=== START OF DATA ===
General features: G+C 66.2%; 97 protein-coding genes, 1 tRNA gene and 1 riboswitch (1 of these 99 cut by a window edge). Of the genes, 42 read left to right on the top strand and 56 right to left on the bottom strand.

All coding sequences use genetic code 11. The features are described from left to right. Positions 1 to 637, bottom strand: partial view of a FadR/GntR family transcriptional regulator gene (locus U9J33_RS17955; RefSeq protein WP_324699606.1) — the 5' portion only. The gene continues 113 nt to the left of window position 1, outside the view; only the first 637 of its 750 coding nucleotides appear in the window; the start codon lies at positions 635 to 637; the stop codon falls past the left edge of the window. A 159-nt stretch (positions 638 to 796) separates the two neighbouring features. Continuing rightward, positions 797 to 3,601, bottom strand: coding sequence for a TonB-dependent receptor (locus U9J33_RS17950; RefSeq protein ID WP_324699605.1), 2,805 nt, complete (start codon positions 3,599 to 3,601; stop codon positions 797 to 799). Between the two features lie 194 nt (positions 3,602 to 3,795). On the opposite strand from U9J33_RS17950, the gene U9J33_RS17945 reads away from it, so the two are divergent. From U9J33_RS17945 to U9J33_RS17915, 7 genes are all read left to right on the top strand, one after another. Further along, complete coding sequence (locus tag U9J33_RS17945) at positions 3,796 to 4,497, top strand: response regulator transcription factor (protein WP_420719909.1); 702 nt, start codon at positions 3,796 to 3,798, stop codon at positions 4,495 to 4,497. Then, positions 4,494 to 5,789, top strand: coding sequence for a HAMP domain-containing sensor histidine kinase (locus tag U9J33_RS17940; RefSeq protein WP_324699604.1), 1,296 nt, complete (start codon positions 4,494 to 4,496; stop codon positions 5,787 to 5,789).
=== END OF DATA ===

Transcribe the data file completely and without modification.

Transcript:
General features: G+C 66.2%; 97 protein-coding genes, 1 tRNA gene and 1 riboswitch (1 of these 99 cut by a window edge). Of the genes, 42 read left to right on the top strand and 56 right to left on the bottom strand.

All coding sequences use genetic code 11. The features are described from left to right. Positions 1 to 637, bottom strand: partial view of a FadR/GntR family transcriptional regulator gene (locus U9J33_RS17955; RefSeq protein WP_324699606.1) — the 5' portion only. The gene continues 113 nt to the left of window position 1, outside the view; only the first 637 of its 750 coding nucleotides appear in the window; the start codon lies at positions 635 to 637; the stop codon falls past the left edge of the window. A 159-nt stretch (positions 638 to 796) separates the two neighbouring features. Continuing rightward, positions 797 to 3,601, bottom strand: coding sequence for a TonB-dependent receptor (locus U9J33_RS17950; RefSeq protein ID WP_324699605.1), 2,805 nt, complete (start codon positions 3,599 to 3,601; stop codon positions 797 to 799). Between the two features lie 194 nt (positions 3,602 to 3,795). On the opposite strand from U9J33_RS17950, the gene U9J33_RS17945 reads away from it, so the two are divergent. From U9J33_RS17945 to U9J33_RS17915, 7 genes are all read left to right on the top strand, one after another. Further along, complete coding sequence (locus tag U9J33_RS17945) at positions 3,796 to 4,497, top strand: response regulator transcription factor (protein WP_420719909.1); 702 nt, start codon at positions 3,796 to 3,798, stop codon at positions 4,495 to 4,497. Then, positions 4,494 to 5,789, top strand: coding sequence for a HAMP domain-containing sensor histidine kinase (locus tag U9J33_RS17940; RefSeq protein WP_324699604.1), 1,296 nt, complete (start codon positions 4,494 to 4,496; stop codon positions 5,787 to 5,789).